Tracing the Historical Progression of Mathematics and the Changing Roles of Women and Minority Mathematicians with Student Projects
Sarah J. Greenwald, email@example.com
Students benefit by learning mathematics within the context of its historical progression. The inclusion of women and minority mathematicians during discussions of mathematicians is also beneficial, as students will see mathematics as a discipline for everyone that transcends culture, race and gender. We will discuss the use of student projects and presentations in a variety of levels of courses.
In a liberal arts math class, student groups were each assigned a mathematician and related mathematics chosen in order to expose the class to specific content and research styles (http://www.cs.appstate.edu/~sjg/class/1010/mathematician/). In a modern algebra class, each student was assigned a mathematician and related mathematics chosen to complement course material and to expose the class to important topics in modern algebra (http://www.cs.appstate.edu/~sjg/class/3110/bios.html). Student projects were also used to run a senior level math class on women and minorities (http://www.cs.appstate.edu/~sjg/womenandminoritiesinmath/).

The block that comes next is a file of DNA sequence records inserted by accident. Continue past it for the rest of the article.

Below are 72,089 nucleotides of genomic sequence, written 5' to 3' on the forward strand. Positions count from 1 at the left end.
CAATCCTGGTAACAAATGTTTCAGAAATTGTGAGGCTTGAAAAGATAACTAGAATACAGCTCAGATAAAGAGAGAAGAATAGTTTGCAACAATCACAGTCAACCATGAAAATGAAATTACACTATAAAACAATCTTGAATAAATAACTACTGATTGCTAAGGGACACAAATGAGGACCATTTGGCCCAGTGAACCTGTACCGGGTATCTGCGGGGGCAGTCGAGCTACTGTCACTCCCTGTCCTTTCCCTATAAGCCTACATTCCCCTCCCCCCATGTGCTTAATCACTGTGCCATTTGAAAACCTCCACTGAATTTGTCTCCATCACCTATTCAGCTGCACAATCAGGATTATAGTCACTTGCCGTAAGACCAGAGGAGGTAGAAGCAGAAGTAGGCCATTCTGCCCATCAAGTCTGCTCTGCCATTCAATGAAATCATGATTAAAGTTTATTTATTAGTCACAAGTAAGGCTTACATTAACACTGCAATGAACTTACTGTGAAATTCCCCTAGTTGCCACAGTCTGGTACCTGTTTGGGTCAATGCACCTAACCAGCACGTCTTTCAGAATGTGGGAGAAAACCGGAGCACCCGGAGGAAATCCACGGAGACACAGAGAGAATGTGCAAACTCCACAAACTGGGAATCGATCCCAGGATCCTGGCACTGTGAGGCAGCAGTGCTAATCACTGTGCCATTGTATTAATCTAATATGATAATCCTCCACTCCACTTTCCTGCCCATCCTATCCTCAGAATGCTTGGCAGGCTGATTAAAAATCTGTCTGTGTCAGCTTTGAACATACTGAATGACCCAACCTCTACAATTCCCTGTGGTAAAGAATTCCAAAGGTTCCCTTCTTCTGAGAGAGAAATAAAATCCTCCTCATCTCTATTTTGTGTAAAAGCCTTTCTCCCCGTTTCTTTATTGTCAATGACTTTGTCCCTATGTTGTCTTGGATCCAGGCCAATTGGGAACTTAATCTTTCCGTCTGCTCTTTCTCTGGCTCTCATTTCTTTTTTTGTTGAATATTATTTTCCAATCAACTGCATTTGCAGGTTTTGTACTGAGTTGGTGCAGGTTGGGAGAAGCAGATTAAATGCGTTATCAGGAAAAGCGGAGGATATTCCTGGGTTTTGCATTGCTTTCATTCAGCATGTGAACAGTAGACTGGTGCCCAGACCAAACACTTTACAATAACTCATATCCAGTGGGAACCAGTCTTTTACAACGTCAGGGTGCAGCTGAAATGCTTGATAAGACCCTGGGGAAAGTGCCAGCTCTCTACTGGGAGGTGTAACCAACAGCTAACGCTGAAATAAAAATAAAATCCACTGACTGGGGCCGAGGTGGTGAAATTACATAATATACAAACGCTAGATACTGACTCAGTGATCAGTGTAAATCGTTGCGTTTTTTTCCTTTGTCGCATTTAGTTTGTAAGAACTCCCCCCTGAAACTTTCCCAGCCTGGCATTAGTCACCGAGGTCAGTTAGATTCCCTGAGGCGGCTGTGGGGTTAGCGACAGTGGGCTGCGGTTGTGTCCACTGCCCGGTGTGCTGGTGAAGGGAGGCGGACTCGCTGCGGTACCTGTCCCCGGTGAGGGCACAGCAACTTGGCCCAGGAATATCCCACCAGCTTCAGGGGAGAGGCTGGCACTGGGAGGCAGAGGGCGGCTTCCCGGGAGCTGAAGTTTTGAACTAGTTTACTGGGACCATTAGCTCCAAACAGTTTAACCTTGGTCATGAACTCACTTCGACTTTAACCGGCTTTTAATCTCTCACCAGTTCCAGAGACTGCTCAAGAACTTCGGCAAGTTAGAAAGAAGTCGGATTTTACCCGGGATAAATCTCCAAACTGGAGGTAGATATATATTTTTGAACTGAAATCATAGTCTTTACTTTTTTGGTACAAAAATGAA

We will talk about the benefits and difficulties of using these student projects. We also will examine the similarities and differences that occurred in the different levels of mathematics courses and will give suggestions for successful implementation.